Artichokes are beautiful—and this edible member of the thistle family is thought to be one of the oldest vegetables known to man. It amazes me to think of some Roman cook way back when getting past this plant’s natural defenses and figuring out how to cook and eat the darn things. And we’re still figuring it out—here we are a couple of thousand years later and at the market, my checkout clerk invariably gets her finger pricked by the leaves—yelps—looks at her stuck finger and shakes her head, annoyed by this strange workplace hazard. I feel badly for a minute, but I get over it quickly and happily take my little prizes home.
As a side dish to a meat or fish entree, artichokes are so substantial, that I usually don’t serve anything else, except maybe a light salad. And I have been known to make a meal of them—with a dipping sauce; they are satisfying all on their own. How to cook them? Sometimes I simmer them—in a big pot with about 2 inches of water, a teaspoon of olive oil and a splash of chicken stock. Or in the summer when I’m feeding a crowd, I grill them, which is the subject of today’s post, less a recipe than a technique. If you haven’t made them before, this sounds complicated—but it really isn’t—there are a lot of short little steps, but nothing hard—and well worth learning.
Grilled Artichokes with Soy Mayonnaise
4 small to medium size globe artichokes (see note)
Juice of one lemon
Freshly ground black pepper
½ cup mayonnaise
2 to 4 tablespoons soy sauce
Set a large pot of water, half full, on the stove and bring it to a boil while you prepare the artichokes.
Pour the lemon juice into a small plate and keep it nearby. The juice will be used to keep the artichokes from discoloring—which they do if you don’t work fairly quickly. I recommend working on one a time, so they don’t sit too long.
Using a serrated knife cut off the top inch or two of the artichoke, dip the top in the lemon juice. Cut about an inch off the bottom stem, and dip the stem end in the juice. Then, take kitchen shears and snip off the prickly tips of each of the remaining leaves. Cut the artichokes in half vertically and dip the cut side into the lemon juice.
Add a tablespoon of salt to the water (which should now be boiling) and put the artichokes in the water where they will parboil until tender. After about 10 minutes of gentle boiling, use a fork and test the stem ends for tenderness. When the fork goes in easily and a leaf can be gently pulled off, remove them from the boiling water, and put them immediately into a bowl of cold water, add a cup of ice cubes and let them cool down quickly (this will keep them a nice color.)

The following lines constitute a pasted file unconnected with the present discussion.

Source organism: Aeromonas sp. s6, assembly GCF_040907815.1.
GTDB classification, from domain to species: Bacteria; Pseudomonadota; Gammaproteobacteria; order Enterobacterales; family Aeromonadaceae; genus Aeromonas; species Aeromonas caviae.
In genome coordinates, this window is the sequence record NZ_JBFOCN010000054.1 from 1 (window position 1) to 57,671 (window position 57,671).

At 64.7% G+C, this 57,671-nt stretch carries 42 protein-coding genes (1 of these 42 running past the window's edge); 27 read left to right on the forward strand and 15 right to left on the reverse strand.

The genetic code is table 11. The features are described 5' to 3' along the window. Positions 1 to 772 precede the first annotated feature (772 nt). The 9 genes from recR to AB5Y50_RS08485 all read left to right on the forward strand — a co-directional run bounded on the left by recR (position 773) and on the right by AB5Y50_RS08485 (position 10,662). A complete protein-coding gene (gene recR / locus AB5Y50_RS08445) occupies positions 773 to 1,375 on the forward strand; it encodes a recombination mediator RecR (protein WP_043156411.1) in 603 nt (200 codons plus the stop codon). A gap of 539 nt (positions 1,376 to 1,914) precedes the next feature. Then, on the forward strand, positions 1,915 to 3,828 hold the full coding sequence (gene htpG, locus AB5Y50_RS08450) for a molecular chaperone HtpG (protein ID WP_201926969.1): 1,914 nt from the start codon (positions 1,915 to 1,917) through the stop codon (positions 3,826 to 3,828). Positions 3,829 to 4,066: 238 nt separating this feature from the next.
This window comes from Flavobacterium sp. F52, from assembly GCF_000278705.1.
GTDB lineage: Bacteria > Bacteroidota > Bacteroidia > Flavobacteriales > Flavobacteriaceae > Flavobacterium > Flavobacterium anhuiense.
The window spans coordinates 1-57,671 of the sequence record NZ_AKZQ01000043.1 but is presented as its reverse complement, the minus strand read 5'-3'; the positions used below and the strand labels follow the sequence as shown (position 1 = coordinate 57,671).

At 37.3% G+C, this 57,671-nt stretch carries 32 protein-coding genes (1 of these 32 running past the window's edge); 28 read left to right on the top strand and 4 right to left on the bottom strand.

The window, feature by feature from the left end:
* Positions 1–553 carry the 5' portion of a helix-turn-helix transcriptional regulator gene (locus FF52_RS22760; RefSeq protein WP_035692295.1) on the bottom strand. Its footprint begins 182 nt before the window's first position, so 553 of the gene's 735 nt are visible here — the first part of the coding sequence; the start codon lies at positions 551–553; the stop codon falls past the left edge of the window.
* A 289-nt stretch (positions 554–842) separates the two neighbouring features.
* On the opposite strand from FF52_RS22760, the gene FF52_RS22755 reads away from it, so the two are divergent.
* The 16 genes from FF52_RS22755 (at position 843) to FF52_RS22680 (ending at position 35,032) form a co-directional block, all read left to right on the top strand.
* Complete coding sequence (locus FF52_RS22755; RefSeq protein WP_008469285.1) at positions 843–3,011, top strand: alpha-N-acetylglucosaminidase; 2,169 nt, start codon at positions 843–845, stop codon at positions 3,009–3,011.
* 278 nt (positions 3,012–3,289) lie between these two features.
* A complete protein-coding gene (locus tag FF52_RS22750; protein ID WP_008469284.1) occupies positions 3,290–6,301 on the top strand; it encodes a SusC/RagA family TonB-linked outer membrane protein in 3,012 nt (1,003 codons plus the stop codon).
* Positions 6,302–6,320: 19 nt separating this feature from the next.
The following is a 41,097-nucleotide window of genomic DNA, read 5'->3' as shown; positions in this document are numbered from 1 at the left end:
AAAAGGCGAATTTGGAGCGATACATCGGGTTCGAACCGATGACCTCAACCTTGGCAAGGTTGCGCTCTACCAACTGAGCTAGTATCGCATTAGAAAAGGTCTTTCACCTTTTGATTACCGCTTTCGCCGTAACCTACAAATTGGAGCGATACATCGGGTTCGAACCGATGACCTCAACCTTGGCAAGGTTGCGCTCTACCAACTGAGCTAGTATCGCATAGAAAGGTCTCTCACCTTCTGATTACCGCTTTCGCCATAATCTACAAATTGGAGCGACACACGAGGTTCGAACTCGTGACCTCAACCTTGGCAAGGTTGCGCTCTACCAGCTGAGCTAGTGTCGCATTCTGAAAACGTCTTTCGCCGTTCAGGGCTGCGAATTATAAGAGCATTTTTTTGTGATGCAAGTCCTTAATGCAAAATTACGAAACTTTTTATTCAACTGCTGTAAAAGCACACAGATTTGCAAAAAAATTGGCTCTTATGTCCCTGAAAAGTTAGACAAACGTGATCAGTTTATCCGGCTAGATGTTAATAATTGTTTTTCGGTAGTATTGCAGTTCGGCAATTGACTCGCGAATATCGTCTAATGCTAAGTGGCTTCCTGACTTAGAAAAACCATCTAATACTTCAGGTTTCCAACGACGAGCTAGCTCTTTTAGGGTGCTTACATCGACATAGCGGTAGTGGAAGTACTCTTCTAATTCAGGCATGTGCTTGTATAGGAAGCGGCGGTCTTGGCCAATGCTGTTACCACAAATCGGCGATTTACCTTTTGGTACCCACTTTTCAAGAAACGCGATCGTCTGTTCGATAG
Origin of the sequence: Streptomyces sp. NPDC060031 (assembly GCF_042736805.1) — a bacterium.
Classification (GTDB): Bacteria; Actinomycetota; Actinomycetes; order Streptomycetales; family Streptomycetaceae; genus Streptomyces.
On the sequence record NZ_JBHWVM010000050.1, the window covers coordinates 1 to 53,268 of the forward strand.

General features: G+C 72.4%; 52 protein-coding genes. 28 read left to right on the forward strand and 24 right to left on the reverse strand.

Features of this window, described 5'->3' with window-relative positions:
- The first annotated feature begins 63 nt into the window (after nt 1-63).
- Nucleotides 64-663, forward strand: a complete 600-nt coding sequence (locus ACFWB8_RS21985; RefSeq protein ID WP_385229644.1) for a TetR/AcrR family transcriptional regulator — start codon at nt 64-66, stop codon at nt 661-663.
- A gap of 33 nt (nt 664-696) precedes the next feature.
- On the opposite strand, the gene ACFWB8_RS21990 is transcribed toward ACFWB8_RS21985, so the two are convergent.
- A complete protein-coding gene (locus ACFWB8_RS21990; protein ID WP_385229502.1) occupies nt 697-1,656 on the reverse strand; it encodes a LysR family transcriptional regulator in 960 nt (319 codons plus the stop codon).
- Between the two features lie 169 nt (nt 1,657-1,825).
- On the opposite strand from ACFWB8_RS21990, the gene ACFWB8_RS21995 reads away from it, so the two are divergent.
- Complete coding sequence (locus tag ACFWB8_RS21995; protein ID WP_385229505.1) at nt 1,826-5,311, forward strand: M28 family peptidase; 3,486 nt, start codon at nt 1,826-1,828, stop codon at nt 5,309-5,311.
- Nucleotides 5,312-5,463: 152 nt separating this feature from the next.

When they’ve cooled, lay out a few paper towels and put the artichokes cut side down on the towels to drain. Using a spoon, scoop out the thistle at the top of the stem, being sure to remove all of it. Then, put the halves on a tray, brush them with olive oil, sprinkle them with salt and pepper and they are ready to grill.
Heat the grill to medium and cook the artichokes for about 4 to 5 minutes on each side, until they are just beginning to brown. Stir together the mayonnaise and 2 tablespoons of soy sauce. Taste and add more soy sauce to your taste. When the artichokes are done, remove them to a serving platter and serve with the soy mayonnaise for dipping.
Note: The size of the artichokes is important when you choose to grill them. Big artichokes tend to need a lot more cooking time for their leaves to get tender and this can make their hearts very soft and fall apart on the grill. So I have found that small to medium globe artichokes work much, much better. If you only have lovely big ones, you’re better off simmering them as I mention above.